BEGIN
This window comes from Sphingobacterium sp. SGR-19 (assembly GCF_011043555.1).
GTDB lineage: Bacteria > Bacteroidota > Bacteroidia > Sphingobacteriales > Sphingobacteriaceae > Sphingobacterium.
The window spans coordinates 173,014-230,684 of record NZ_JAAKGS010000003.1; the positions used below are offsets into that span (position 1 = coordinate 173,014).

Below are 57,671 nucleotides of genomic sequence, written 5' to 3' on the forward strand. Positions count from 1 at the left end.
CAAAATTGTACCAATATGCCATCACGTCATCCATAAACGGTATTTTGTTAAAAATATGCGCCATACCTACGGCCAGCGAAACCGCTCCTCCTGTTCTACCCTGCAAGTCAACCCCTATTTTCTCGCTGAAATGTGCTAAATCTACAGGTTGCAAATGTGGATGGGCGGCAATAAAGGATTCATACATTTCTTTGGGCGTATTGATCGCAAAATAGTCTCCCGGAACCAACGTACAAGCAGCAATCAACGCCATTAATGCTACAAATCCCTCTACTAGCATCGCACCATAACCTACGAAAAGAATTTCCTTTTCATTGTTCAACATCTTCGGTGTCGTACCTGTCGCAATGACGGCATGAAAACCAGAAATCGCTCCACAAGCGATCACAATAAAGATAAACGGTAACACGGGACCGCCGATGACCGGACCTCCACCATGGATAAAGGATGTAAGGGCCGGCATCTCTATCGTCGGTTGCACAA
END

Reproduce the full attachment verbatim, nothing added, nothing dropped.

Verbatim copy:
This window comes from Sphingobacterium sp. SGR-19 (assembly GCF_011043555.1).
GTDB lineage: Bacteria > Bacteroidota > Bacteroidia > Sphingobacteriales > Sphingobacteriaceae > Sphingobacterium.
The window spans coordinates 173,014-230,684 of record NZ_JAAKGS010000003.1; the positions used below are offsets into that span (position 1 = coordinate 173,014).

Below are 57,671 nucleotides of genomic sequence, written 5' to 3' on the forward strand. Positions count from 1 at the left end.
CAAAATTGTACCAATATGCCATCACGTCATCCATAAACGGTATTTTGTTAAAAATATGCGCCATACCTACGGCCAGCGAAACCGCTCCTCCTGTTCTACCCTGCAAGTCAACCCCTATTTTCTCGCTGAAATGTGCTAAATCTACAGGTTGCAAATGTGGATGGGCGGCAATAAAGGATTCATACATTTCTTTGGGCGTATTGATCGCAAAATAGTCTCCCGGAACCAACGTACAAGCAGCAATCAACGCCATTAATGCTACAAATCCCTCTACTAGCATCGCACCATAACCTACGAAAAGAATTTCCTTTTCATTGTTCAACATCTTCGGTGTCGTACCTGTCGCAATGACGGCATGAAAACCAGAAATCGCTCCACAAGCGATCACAATAAAGATAAACGGTAACACGGGACCGCCGATGACCGGACCTCCACCATGGATAAAGGATGTAAGGGCCGGCATCTCTATCGTCGGTTGCACAA